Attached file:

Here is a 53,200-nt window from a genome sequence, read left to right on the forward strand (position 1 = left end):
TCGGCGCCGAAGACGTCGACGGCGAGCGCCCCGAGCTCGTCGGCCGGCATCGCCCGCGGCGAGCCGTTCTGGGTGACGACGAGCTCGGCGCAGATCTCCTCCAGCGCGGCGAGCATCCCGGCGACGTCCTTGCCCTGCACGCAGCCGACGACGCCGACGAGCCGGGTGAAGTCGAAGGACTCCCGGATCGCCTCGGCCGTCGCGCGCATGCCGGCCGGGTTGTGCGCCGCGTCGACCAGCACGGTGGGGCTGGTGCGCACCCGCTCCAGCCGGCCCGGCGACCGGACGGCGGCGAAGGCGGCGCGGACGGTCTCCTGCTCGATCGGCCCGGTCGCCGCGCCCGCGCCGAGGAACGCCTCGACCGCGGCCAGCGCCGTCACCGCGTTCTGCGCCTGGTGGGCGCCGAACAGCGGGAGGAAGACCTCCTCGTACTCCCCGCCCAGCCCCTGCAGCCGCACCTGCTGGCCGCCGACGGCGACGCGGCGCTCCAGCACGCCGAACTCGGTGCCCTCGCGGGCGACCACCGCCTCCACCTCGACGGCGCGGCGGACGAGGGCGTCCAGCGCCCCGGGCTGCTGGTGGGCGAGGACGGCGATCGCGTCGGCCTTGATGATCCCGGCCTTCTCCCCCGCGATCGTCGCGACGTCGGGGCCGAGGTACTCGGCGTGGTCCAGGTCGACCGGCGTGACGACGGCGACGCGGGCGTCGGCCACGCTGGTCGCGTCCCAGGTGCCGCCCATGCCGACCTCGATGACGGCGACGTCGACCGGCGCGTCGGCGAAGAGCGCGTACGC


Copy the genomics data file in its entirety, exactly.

Here is a 53,200-nt window from a genome sequence, read left to right on the forward strand (position 1 = left end):
TCGGCGCCGAAGACGTCGACGGCGAGCGCCCCGAGCTCGTCGGCCGGCATCGCCCGCGGCGAGCCGTTCTGGGTGACGACGAGCTCGGCGCAGATCTCCTCCAGCGCGGCGAGCATCCCGGCGACGTCCTTGCCCTGCACGCAGCCGACGACGCCGACGAGCCGGGTGAAGTCGAAGGACTCCCGGATCGCCTCGGCCGTCGCGCGCATGCCGGCCGGGTTGTGCGCCGCGTCGACCAGCACGGTGGGGCTGGTGCGCACCCGCTCCAGCCGGCCCGGCGACCGGACGGCGGCGAAGGCGGCGCGGACGGTCTCCTGCTCGATCGGCCCGGTCGCCGCGCCCGCGCCGAGGAACGCCTCGACCGCGGCCAGCGCCGTCACCGCGTTCTGCGCCTGGTGGGCGCCGAACAGCGGGAGGAAGACCTCCTCGTACTCCCCGCCCAGCCCCTGCAGCCGCACCTGCTGGCCGCCGACGGCGACGCGGCGCTCCAGCACGCCGAACTCGGTGCCCTCGCGGGCGACCACCGCCTCCACCTCGACGGCGCGGCGGACGAGGGCGTCCAGCGCCCCGGGCTGCTGGTGGGCGAGGACGGCGATCGCGTCGGCCTTGATGATCCCGGCCTTCTCCCCCGCGATCGTCGCGACGTCGGGGCCGAGGTACTCGGCGTGGTCCAGGTCGACCGGCGTGACGACGGCGACGCGGGCGTCGGCCACGCTGGTCGCGTCCCAGGTGCCGCCCATGCCGACCTCGATGACGGCGACGTCGACCGGCGCGTCGGCGAAGAGCGCGTACGC